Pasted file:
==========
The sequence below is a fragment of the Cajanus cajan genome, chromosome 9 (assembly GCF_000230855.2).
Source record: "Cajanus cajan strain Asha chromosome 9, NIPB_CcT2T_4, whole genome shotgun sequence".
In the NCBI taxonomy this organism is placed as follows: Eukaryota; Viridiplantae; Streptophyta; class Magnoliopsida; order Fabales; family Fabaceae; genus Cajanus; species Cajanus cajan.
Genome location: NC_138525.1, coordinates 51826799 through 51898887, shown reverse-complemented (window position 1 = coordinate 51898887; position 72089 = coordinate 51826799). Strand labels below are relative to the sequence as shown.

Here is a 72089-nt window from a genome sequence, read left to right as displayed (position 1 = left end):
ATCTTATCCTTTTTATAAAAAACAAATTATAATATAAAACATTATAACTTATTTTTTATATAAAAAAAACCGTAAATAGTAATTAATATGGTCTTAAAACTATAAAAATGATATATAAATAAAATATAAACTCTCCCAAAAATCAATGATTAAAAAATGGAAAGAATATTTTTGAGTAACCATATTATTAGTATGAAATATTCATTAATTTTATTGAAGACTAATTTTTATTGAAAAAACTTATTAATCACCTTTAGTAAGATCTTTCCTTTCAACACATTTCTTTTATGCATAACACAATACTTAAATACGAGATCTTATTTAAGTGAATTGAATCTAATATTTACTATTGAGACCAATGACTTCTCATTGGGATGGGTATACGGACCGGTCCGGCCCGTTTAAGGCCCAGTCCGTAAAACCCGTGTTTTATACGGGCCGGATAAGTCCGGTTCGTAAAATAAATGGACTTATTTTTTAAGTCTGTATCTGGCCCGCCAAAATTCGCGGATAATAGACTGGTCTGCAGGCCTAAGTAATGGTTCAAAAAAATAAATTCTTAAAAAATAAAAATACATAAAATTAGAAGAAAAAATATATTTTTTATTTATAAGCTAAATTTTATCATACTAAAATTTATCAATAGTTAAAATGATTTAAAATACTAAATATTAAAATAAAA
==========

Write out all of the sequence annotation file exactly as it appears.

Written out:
The sequence below is a fragment of the Cajanus cajan genome, chromosome 9 (assembly GCF_000230855.2).
Source record: "Cajanus cajan strain Asha chromosome 9, NIPB_CcT2T_4, whole genome shotgun sequence".
In the NCBI taxonomy this organism is placed as follows: Eukaryota; Viridiplantae; Streptophyta; class Magnoliopsida; order Fabales; family Fabaceae; genus Cajanus; species Cajanus cajan.
Genome location: NC_138525.1, coordinates 51826799 through 51898887, shown reverse-complemented (window position 1 = coordinate 51898887; position 72089 = coordinate 51826799). Strand labels below are relative to the sequence as shown.

Here is a 72089-nt window from a genome sequence, read left to right as displayed (position 1 = left end):
ATCTTATCCTTTTTATAAAAAACAAATTATAATATAAAACATTATAACTTATTTTTTATATAAAAAAAACCGTAAATAGTAATTAATATGGTCTTAAAACTATAAAAATGATATATAAATAAAATATAAACTCTCCCAAAAATCAATGATTAAAAAATGGAAAGAATATTTTTGAGTAACCATATTATTAGTATGAAATATTCATTAATTTTATTGAAGACTAATTTTTATTGAAAAAACTTATTAATCACCTTTAGTAAGATCTTTCCTTTCAACACATTTCTTTTATGCATAACACAATACTTAAATACGAGATCTTATTTAAGTGAATTGAATCTAATATTTACTATTGAGACCAATGACTTCTCATTGGGATGGGTATACGGACCGGTCCGGCCCGTTTAAGGCCCAGTCCGTAAAACCCGTGTTTTATACGGGCCGGATAAGTCCGGTTCGTAAAATAAATGGACTTATTTTTTAAGTCTGTATCTGGCCCGCCAAAATTCGCGGATAATAGACTGGTCTGCAGGCCTAAGTAATGGTTCAAAAAAATAAATTCTTAAAAAATAAAAATACATAAAATTAGAAGAAAAAATATATTTTTTATTTATAAGCTAAATTTTATCATACTAAAATTTATCAATAGTTAAAATGATTTAAAATACTAAATATTAAAATAAAA